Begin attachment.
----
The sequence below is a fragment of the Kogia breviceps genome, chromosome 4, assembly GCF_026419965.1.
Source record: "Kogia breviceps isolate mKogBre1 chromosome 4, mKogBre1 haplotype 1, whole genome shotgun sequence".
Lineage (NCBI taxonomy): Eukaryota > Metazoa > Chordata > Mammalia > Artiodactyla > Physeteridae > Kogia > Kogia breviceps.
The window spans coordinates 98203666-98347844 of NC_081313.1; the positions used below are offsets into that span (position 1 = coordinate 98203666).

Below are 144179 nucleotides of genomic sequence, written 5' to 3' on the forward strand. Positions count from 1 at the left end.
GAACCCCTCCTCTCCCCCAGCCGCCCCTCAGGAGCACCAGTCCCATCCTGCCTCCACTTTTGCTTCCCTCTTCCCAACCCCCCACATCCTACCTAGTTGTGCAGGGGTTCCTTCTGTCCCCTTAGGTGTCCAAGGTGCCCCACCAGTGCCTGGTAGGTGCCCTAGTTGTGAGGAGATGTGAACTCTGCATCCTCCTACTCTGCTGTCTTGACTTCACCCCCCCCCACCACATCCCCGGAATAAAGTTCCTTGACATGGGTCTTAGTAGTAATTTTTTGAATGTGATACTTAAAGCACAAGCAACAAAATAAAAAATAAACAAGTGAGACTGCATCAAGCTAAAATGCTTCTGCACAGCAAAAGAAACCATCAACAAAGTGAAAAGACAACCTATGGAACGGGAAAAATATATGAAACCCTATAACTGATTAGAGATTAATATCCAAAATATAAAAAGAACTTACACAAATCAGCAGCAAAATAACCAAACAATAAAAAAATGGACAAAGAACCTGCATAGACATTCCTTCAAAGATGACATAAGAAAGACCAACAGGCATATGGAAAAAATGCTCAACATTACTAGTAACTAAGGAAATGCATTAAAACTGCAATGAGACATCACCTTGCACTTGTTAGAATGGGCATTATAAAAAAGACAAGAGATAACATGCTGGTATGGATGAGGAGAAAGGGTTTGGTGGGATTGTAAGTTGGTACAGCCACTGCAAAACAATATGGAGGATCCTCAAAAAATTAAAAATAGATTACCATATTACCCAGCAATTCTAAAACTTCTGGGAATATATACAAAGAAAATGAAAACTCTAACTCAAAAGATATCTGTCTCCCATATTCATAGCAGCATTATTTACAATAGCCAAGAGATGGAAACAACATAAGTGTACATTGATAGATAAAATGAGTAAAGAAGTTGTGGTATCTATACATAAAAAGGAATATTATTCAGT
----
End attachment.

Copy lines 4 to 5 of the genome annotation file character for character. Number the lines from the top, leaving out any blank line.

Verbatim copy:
The window spans coordinates 98203666-98347844 of NC_081313.1; the positions used below are offsets into that span (position 1 = coordinate 98203666).

Below are 144179 nucleotides of genomic sequence, written 5' to 3' on the forward strand. Positions count from 1 at the left end.